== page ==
World Wide Hearing Foundation will use grant to fund teleaudiology project

A Montreal-based non-profit has been awarded a $750,000 grant from Google to help children with hearing loss around the world.

World Wide Hearing (WWH) is one five winners of the Google.org Impact Challenge and the only non-profit from Quebec to make the finals.

"This is extraordinary because it takes our organization to a whole new level and it's going to connect a lot of children isolated by hearing loss to the world," Executive Director of World Wide Hearing Audra Renyi told CBC Montreal's Homerun.

Part of the criteria for winning the grant is using technology to help solve social issues, something that WWH intends to do using teleaudiology.

The cloud-based, open-access platform will start by connecting 150,000 children — but eventually millions — from isolated communities that desperately need access to audiologists, speech therapists and rehabilitation.

Goal is to equalize care

The idea is to accelerate this kind of care in developing or middle income countries.

"This platform really equalizes access to hearing care and makes distance disappear," said Renyi.

The initiatives out of WWH are deeper than the teleaudiology project, and start with the community. In countries where WWH has worked, like the Philippines, Honduras or India, the focus is to train local people as hearing aid technicians.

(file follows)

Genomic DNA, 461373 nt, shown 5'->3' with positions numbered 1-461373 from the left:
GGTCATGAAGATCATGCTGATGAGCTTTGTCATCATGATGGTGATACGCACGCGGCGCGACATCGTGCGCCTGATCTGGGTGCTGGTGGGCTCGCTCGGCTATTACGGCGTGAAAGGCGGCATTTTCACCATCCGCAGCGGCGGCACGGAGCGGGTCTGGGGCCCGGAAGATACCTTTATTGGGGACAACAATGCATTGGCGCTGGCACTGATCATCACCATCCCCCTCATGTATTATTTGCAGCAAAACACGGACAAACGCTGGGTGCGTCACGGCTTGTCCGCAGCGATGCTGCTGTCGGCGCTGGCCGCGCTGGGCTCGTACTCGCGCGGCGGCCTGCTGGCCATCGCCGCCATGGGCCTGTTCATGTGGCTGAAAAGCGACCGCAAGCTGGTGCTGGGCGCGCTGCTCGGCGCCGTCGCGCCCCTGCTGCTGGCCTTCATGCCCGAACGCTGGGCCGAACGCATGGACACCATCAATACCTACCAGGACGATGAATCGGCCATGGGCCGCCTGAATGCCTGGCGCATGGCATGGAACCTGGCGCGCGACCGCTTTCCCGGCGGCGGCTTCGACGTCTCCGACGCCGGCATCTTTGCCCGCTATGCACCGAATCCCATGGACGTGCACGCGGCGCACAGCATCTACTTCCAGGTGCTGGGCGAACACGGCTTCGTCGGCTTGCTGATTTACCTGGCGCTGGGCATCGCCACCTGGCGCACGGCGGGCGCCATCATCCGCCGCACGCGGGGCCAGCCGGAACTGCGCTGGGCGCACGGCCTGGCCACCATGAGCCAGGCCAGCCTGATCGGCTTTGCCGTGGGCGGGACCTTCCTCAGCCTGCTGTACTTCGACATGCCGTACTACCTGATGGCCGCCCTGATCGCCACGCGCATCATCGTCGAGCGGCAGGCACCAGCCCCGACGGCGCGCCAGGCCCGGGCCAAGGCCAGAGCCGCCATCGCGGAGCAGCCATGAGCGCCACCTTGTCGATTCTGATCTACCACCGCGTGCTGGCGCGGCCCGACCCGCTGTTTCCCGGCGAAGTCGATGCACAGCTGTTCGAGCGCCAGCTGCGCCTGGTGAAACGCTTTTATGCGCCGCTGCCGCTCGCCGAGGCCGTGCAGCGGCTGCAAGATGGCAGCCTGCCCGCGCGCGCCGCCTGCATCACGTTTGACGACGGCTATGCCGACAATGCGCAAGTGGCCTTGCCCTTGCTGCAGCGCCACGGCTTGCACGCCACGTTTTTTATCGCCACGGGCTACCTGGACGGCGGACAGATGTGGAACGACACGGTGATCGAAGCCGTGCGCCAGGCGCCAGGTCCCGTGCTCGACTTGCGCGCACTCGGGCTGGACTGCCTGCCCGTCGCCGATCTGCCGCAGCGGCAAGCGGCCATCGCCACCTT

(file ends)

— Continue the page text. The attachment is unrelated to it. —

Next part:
This not only ensures more long term care beyond screening, providing hearing aids and  rehabilitation, but also fighting social stigma.

"In a lot of countries it's considered a curse from God to have a child with a disability," said Renyi, who added parents may hide their child at home or keep them out of school.

"I've seen cases where sometimes the principal or the teachers are kicking [the child] out of school because they're just not hearing them. Really it's a social isolation," Renyi said.

The problem also hits close to home. In Nunavut, there is only one audiologist yet Inuit children have some of the highest rates of hearing loss in the world. The rate of hearing loss for children in the territory is 30 per cent, compared to three per cent in southern Canada, Renyi said.

A predisposition to ear infections in the population could be part of the problem. Environmental factors — such as overcrowding in homes, poor nutrition or hygiene — can exacerbate the infection and lead to permanent hearing loss.

With only one audiologist in the territory, WWH focuses on training mostly Inuit women in the communities to provide follow up care when the audiologist is not available.

"We're very excited about the potential to also help a lot of Canadians here," said Renyi.